I am aware of other data breaches by Maggie Atkinson , if only because my complaint to the ICO has not yet been adjudicated. That would be a third, and I am told of a fourth. The facts in my case are almost identical to those of Graham Sawyer ( a confidential email shared with a third party, the mistake acknowledged afterwards, but the damage done). If the ICO uphold my complaint ( though goodness knows how long they will take) then surely Maggie must resign ?

Martyn Percy
Martyn Percy
Reply to  Graham Jones
3 days ago

I am aware of other compaints to the ICO too. What is so disturbing about this episode is that repeated requests to the ISB to show that it had legal compliance with EqA 2010, GDPR, ISA’s, HRA 1998, conflicts of interest policies, Quality Assurance, budgets, etc were all said to be in place. When pressed for evidence, one is told it is “confidential to the iSB” and “not appropriate or necessary” to share it with any others. When a third-party regulator gets involved, it turns out that none of these things were or are in place. The current position, as… Read more »

David Lamming
David Lamming
2 days ago

Since it appears that Maggie Atkinson has been asked by the Archbishops’ Council to step back from her role as Chair of the ISB, thereby raising acutely the question of whether the ISB is truly independent as its name implies, it is instructive to compare the position of its members with those of temporary sheriffs, considered by the Scottish High Court of Justiciary in the 1999 case of Starrs v Procurator Fiscal, Linlithgow [1999] ScotHC 242. At paragraph 39 of his Opinion (judgment), Lord Reed said this: “Judicial independence can be threatened not only by interference by the Executive, but… Read more »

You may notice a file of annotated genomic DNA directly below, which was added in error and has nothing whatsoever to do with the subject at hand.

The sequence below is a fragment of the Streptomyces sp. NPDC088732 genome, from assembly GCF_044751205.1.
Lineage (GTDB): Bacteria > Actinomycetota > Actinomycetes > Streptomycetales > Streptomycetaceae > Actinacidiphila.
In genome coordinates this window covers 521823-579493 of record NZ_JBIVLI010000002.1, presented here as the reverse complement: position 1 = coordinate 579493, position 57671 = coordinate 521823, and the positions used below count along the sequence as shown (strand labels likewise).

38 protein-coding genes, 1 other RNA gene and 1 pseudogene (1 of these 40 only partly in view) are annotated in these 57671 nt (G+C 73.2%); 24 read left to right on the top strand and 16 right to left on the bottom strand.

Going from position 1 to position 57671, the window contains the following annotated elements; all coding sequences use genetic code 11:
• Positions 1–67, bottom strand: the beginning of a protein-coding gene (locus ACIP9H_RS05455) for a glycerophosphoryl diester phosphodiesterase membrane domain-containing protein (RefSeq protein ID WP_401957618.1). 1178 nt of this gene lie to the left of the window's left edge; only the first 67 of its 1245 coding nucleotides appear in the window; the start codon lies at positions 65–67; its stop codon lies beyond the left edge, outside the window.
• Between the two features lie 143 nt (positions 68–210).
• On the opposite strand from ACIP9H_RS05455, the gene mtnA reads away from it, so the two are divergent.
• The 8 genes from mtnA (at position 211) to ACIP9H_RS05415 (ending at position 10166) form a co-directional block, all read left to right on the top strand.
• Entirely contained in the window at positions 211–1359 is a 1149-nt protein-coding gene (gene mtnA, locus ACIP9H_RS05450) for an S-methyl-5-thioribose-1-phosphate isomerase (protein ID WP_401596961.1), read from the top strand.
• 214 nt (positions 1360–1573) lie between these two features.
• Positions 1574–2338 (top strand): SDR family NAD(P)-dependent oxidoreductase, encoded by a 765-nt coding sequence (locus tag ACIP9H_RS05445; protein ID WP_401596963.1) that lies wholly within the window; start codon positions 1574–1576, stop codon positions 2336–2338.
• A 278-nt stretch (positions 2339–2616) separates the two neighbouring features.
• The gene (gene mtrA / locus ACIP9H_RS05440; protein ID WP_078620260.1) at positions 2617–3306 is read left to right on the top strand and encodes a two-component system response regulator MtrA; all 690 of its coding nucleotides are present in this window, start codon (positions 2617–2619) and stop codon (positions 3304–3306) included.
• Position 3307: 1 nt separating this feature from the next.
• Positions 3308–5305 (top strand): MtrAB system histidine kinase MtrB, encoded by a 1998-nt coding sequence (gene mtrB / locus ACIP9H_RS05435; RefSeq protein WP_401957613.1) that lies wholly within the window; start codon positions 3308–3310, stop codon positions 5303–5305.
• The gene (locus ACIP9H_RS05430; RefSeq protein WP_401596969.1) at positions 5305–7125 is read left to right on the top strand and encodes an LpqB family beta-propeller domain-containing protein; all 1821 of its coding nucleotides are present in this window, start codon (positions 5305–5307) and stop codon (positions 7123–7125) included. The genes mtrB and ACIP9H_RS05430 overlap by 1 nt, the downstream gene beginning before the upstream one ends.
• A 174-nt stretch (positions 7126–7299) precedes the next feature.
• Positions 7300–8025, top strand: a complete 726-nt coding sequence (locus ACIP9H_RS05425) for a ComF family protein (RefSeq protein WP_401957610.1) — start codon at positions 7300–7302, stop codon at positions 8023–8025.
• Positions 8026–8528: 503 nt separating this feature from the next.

Unreliable Narrator
Unreliable Narrator
Reply to  David Lamming
2 days ago

I note the use of the pompous passive “the chair has been asked to step back” used to avoid saying who did the asking. If it had been the other two members of the Board, or a collective decision by the Board, then presumably Bishop Gibbs would have said so: but of course admitting that the Archbishops’ Council can ask the chair to step back would be to admit that the Board is hardly, as claimed, independent of the AC. Elsewhere Bishop Gibbs talks of “we”, speaking for the NCIs in general. Again, not exactly establishing the “independent external” nature… Read more »

Unreliable Narrator
Unreliable Narrator
2 days ago

I suppose this is an instance of what one might call “cargo cult safeguarding”. (See Richard Feynman’s comment on cargo cult science for the origin of the phrase.) You put in place all the external appearance of a safeguarding apparatus with fancy titles, but because there’s nothing behind the facade, it just doesn’t work. At this point, I suppose the only question is the extent to which the people setting up the ISB knew it was a cargo cult. The choice appears to lie between (1) they wanted to do it, but were simply unaware of how to do what… Read more »

Richard W. Symonds
Richard W. Symonds
Reply to  Unreliable Narrator
2 days ago

(1) Puppets on a String

(2) Master Puppets on a String

(3) Master Puppeteers pulling the Strings